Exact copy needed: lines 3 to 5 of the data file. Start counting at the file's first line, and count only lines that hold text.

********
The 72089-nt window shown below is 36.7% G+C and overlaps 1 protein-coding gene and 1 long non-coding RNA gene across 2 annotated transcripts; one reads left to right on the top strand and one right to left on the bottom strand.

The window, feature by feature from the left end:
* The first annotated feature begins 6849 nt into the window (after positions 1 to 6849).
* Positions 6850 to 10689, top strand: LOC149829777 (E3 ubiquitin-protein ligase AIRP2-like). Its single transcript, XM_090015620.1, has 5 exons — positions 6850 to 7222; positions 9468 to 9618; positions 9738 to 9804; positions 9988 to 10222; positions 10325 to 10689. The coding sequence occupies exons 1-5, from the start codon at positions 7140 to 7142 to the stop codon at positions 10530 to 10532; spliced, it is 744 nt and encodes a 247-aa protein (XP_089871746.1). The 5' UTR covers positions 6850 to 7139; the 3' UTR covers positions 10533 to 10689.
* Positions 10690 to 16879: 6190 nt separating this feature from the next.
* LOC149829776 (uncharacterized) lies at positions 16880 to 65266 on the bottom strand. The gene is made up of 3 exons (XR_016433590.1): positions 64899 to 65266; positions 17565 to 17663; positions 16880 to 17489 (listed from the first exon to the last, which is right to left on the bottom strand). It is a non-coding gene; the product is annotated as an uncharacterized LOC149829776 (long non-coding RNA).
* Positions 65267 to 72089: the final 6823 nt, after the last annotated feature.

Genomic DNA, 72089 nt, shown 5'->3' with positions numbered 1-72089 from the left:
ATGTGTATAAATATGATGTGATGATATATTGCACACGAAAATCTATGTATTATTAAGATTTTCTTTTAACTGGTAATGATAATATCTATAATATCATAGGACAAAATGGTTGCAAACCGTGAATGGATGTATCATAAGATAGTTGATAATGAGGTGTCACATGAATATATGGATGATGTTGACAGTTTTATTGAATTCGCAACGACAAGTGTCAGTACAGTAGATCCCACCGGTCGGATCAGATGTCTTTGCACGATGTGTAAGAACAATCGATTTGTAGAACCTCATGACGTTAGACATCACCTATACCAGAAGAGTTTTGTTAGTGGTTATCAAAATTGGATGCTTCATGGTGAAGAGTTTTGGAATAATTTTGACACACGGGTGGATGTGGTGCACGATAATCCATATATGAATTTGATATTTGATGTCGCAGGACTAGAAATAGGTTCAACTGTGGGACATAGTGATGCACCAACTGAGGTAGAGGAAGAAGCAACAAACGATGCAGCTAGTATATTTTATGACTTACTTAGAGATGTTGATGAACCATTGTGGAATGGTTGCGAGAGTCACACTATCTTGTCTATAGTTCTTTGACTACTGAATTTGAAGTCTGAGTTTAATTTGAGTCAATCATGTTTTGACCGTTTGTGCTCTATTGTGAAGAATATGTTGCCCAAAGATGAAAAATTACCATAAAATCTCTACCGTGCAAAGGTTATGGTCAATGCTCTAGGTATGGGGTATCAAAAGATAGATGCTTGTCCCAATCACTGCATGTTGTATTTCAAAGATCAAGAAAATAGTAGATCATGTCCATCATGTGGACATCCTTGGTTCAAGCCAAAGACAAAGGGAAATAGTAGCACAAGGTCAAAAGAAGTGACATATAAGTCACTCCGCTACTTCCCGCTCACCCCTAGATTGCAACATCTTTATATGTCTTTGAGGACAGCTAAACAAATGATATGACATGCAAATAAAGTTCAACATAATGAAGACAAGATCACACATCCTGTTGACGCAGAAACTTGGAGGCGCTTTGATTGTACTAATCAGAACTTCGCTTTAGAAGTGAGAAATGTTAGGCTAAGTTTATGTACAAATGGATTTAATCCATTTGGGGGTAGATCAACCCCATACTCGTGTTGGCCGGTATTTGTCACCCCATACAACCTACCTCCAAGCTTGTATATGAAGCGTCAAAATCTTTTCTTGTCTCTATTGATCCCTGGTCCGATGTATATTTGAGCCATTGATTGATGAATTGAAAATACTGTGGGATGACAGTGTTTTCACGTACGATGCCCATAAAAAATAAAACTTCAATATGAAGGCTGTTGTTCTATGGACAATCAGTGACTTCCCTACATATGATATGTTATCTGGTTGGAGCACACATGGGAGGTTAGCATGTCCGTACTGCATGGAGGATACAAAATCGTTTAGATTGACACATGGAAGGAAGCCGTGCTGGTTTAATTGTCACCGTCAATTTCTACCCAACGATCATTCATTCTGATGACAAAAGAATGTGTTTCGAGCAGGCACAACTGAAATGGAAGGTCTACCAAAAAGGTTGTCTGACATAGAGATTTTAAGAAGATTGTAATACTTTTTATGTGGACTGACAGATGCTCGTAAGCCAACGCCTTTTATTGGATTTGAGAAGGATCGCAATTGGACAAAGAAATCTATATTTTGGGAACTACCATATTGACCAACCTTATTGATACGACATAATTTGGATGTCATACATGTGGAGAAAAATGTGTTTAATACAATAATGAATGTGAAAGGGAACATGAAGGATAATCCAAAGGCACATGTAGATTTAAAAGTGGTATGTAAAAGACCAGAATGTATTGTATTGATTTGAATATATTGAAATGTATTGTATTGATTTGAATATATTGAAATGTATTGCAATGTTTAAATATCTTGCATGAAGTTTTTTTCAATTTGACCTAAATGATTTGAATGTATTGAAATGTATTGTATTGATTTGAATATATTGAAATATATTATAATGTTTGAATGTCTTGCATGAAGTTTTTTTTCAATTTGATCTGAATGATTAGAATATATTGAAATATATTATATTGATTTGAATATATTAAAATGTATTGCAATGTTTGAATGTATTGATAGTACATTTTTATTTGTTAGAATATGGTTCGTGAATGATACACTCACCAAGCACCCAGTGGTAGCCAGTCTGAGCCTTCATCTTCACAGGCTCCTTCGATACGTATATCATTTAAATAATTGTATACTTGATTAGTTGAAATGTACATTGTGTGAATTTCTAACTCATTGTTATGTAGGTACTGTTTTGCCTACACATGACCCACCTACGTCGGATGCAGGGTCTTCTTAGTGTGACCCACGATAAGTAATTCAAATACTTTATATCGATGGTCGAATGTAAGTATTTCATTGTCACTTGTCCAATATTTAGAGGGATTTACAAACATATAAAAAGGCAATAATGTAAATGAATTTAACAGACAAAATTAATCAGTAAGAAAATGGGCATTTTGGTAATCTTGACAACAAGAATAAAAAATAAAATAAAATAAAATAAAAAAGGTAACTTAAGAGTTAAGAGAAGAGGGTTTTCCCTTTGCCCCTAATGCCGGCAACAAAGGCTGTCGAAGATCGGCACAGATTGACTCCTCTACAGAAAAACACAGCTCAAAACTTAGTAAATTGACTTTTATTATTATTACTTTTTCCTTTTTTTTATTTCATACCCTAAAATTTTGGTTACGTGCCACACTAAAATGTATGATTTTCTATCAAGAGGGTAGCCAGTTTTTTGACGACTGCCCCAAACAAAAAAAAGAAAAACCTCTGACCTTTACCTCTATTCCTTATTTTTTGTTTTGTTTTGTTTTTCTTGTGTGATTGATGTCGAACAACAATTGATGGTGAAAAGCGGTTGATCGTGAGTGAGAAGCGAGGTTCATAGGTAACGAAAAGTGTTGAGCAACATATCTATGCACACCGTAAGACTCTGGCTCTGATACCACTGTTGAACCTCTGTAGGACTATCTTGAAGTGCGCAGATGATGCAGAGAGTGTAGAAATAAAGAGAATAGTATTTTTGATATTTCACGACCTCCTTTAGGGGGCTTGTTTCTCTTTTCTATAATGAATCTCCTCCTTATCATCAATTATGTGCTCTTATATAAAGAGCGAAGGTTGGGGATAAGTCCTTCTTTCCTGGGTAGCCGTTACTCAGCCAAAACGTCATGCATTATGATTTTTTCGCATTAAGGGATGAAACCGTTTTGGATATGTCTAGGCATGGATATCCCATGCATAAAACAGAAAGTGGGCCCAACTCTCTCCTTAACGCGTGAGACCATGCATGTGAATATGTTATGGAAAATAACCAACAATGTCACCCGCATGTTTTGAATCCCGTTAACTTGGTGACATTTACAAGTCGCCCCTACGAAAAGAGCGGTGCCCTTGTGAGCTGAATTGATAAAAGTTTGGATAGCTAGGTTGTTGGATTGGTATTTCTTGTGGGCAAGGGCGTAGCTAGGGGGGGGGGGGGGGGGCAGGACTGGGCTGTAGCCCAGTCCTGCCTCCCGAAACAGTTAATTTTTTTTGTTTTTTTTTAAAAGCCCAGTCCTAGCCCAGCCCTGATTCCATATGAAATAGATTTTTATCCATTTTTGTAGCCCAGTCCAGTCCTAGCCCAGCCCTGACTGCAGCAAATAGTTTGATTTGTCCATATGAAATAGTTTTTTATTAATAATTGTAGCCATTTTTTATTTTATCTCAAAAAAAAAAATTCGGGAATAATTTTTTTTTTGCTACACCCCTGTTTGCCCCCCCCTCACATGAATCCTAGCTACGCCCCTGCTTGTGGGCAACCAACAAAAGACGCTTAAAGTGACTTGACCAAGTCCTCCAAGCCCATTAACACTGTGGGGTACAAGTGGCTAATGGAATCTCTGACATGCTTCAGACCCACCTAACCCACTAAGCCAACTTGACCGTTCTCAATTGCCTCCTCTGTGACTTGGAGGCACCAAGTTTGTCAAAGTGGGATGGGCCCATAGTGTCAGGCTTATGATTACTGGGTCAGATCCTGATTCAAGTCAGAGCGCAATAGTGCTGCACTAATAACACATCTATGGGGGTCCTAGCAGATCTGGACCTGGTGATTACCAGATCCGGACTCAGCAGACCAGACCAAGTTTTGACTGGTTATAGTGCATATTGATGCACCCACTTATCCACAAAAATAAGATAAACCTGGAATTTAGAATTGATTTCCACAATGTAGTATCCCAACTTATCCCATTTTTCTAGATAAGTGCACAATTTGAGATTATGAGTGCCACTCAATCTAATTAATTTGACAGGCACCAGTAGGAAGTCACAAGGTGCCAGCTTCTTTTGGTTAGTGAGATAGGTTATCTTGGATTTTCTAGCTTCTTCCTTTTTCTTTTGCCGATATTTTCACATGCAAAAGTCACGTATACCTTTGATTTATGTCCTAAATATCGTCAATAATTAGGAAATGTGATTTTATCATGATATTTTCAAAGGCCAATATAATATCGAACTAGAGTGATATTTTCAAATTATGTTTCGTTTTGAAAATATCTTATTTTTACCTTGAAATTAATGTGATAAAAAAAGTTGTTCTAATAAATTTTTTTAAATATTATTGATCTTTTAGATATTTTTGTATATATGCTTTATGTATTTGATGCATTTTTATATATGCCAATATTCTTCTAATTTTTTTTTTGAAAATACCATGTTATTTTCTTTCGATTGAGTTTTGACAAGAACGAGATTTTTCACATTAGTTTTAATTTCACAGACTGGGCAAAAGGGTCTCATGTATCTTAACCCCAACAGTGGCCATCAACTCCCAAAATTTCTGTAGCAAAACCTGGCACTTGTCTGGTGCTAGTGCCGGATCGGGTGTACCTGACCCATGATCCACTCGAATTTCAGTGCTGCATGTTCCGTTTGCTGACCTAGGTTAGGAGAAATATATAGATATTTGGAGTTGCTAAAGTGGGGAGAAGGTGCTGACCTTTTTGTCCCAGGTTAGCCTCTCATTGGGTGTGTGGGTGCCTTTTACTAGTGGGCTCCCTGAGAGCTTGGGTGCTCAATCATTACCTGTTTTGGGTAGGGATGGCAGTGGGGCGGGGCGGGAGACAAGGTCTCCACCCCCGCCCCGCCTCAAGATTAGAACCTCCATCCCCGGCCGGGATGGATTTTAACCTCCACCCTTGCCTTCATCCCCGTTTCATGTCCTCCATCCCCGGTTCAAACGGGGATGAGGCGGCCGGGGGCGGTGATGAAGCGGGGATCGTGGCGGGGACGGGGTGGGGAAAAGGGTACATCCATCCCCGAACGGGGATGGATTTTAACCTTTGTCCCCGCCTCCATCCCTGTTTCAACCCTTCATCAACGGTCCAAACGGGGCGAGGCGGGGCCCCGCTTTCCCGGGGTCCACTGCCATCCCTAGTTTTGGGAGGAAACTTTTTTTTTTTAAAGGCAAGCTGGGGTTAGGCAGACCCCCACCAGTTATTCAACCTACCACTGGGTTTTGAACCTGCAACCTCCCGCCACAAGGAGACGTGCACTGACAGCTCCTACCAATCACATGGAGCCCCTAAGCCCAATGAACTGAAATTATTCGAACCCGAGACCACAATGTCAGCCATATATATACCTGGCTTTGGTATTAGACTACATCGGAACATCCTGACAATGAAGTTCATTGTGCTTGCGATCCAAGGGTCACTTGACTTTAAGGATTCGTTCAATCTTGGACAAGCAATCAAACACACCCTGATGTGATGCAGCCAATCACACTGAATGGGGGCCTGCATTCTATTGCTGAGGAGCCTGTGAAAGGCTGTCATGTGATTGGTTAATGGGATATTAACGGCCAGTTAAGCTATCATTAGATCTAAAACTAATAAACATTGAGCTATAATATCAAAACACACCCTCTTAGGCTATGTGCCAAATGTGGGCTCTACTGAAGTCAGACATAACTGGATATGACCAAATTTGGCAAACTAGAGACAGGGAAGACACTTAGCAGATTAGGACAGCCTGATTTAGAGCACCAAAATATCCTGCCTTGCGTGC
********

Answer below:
* The first annotated feature begins 6849 nt into the window (after positions 1 to 6849).
* Positions 6850 to 10689, top strand: LOC149829777 (E3 ubiquitin-protein ligase AIRP2-like). Its single transcript, XM_090015620.1, has 5 exons — positions 6850 to 7222; positions 9468 to 9618; positions 9738 to 9804; positions 9988 to 10222; positions 10325 to 10689. The coding sequence occupies exons 1-5, from the start codon at positions 7140 to 7142 to the stop codon at positions 10530 to 10532; spliced, it is 744 nt and encodes a 247-aa protein (XP_089871746.1). The 5' UTR covers positions 6850 to 7139; the 3' UTR covers positions 10533 to 10689.
* Positions 10690 to 16879: 6190 nt separating this feature from the next.